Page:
abraded; abrading

transitive verb

1
a
: to rub or wear away especially by friction : erode
b
: to irritate or roughen by rubbing
2
: to wear down in spirit : irritate, weary
abradable adjective
abrader noun

Examples of abrade in a Sentence

ropes abraded by the rocks were a huge danger to the climbers the prisoner's manacles abraded his wrists and ankles until they bled
Recent Examples on the Web After digging into it with the pet brush, there were no snags or evidence that it had been abraded. Kathleen Felton, Better Homes & Gardens, 31 Oct. 2023 The start of the holiday shopping season has been inching back for years, long abrading the novelty of Black Friday, which got its name because the rush of sales the day after Thanksgiving could change the retailers’ books from red to black. Jaclyn Peiser, Washington Post, 8 Oct. 2023 The ash will also abrade moving parts in the engine. Erik Klemetti, Discover Magazine, 27 July 2023 Plus, the straps and hooks can abrade the paint at the edges of trunk lids and rear hatches. Bradley Ford, Popular Mechanics, 26 July 2023 The atrium is gigantic and awe-inspiring, a bleached riff on Utah’s sandstone landscape, full of arches, bridges and rounded forms seemingly abraded by water, wind or time. Philip Kennicott, Washington Post, 4 May 2023 How to Stop Rust From Forming Make sure to wash behind the tires, where road gunk accumulates and can abrade rust-resistant coatings. Ben Wojdyla, Popular Mechanics, 21 Apr. 2023 Ocean’s singing was magnificent: pure one minute, abraded the next, each murmur and yowl vividly captured by Coachella’s incredibly powerful sound system. Mikael Wood, Los Angeles Times, 17 Apr. 2023 The ash was particularly angular (see below), meaning its ability to abrade aircraft was higher than typical ash. Erik Klemetti, Discover Magazine, 26 Apr. 2011 See More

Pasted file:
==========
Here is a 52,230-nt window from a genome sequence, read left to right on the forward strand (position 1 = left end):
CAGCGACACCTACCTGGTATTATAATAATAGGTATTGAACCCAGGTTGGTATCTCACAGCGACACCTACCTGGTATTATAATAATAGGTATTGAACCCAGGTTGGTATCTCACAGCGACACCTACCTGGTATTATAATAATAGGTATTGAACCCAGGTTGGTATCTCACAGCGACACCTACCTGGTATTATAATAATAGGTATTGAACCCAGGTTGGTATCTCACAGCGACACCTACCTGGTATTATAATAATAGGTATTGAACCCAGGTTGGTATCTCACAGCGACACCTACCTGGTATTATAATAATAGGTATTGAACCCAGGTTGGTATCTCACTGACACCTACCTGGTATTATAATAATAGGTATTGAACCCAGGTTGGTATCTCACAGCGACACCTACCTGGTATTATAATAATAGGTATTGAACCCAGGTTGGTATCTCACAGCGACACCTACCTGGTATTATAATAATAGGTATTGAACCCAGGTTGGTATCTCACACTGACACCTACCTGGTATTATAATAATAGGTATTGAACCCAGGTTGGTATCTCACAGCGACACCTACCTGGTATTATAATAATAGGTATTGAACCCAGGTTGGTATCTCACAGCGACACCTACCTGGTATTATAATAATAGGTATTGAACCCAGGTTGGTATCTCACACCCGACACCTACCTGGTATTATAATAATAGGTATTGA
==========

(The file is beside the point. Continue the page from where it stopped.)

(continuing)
These examples are programmatically compiled from various online sources to illustrate current usage of the word 'abrade.' Any opinions expressed in the examples do not represent those of Merriam-Webster or its editors. Send us feedback about these examples.

Word History

Etymology

borrowed from Latin abrādere "to remove by rubbing, scrape off," from ab- ab- + rādere "to scrape" — more at rase

First Known Use

1675, in the meaning defined at transitive sense 1a

Time Traveler
The first known use of abrade was in 1675

Dictionary Entries Near abrade

Cite this Entry

“Abrade.” Merriam-Webster.com Dictionary, Merriam-Webster, https://www.merriam-webster.com/dictionary/abrade. Accessed 25 Feb. 2024.

Kids Definition

abrade

verb
abraded; abrading
1
: to rub or wear away especially by friction
2
: to irritate or roughen by rubbing
abrader noun

Medical Definition

abrade

transitive verb
abraded; abrading
: to irritate or roughen by rubbing : chafe

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